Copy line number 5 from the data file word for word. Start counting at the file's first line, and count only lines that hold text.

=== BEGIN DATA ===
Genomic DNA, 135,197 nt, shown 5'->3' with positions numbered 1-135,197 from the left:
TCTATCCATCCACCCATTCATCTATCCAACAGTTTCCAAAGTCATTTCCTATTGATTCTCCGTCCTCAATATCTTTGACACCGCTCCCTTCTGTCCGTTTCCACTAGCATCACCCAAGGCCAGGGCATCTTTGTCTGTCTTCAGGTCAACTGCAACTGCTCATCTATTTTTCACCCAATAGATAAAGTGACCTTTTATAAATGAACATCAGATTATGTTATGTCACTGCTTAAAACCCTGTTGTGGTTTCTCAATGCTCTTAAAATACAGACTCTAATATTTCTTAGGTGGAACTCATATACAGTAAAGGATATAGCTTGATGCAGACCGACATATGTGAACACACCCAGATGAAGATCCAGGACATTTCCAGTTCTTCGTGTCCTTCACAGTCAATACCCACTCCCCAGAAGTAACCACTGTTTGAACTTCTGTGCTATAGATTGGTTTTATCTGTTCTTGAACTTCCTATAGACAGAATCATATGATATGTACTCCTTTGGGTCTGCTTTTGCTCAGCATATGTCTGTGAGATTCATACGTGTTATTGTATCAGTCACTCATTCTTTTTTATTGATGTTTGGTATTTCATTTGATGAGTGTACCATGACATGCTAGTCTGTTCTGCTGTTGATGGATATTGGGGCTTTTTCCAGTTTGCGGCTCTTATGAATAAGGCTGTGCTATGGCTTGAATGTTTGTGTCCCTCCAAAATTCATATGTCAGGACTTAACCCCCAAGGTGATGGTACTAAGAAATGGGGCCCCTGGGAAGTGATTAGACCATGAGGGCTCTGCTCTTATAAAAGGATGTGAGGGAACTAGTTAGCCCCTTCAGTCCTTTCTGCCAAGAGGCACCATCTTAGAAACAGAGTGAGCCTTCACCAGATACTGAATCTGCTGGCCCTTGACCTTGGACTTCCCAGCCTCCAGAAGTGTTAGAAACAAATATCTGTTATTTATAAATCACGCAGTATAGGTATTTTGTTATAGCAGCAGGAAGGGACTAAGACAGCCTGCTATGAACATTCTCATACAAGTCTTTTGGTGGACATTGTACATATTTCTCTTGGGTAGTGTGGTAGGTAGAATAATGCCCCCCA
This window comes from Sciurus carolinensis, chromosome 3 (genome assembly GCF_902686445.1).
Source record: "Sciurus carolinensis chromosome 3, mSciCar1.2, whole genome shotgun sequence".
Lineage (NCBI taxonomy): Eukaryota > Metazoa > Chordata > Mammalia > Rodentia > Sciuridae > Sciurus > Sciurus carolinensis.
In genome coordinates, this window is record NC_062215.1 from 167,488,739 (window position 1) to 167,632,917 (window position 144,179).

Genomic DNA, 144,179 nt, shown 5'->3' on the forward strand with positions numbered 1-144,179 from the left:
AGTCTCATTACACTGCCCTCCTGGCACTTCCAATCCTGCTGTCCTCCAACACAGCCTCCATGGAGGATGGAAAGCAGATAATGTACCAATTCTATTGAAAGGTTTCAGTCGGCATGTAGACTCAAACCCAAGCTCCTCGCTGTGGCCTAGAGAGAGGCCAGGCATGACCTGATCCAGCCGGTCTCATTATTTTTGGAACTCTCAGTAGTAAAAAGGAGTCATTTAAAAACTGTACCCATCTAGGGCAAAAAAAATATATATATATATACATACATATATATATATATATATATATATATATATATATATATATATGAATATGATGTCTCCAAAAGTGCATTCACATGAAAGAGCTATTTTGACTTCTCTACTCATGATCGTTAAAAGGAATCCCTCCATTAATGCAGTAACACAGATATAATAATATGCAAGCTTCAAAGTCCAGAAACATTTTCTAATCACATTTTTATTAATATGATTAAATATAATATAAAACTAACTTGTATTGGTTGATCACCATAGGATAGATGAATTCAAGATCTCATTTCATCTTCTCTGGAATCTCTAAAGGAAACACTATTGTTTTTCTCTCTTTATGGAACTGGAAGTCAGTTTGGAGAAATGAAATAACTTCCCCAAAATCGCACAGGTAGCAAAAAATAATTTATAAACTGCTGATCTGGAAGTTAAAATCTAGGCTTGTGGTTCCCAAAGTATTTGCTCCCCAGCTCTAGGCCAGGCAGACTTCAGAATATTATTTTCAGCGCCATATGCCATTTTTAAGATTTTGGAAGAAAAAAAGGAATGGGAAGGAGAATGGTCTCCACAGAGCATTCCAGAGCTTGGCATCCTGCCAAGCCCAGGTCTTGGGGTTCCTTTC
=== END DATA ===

Lineage (NCBI taxonomy): Eukaryota > Metazoa > Chordata > Mammalia > Rodentia > Sciuridae > Sciurus > Sciurus carolinensis.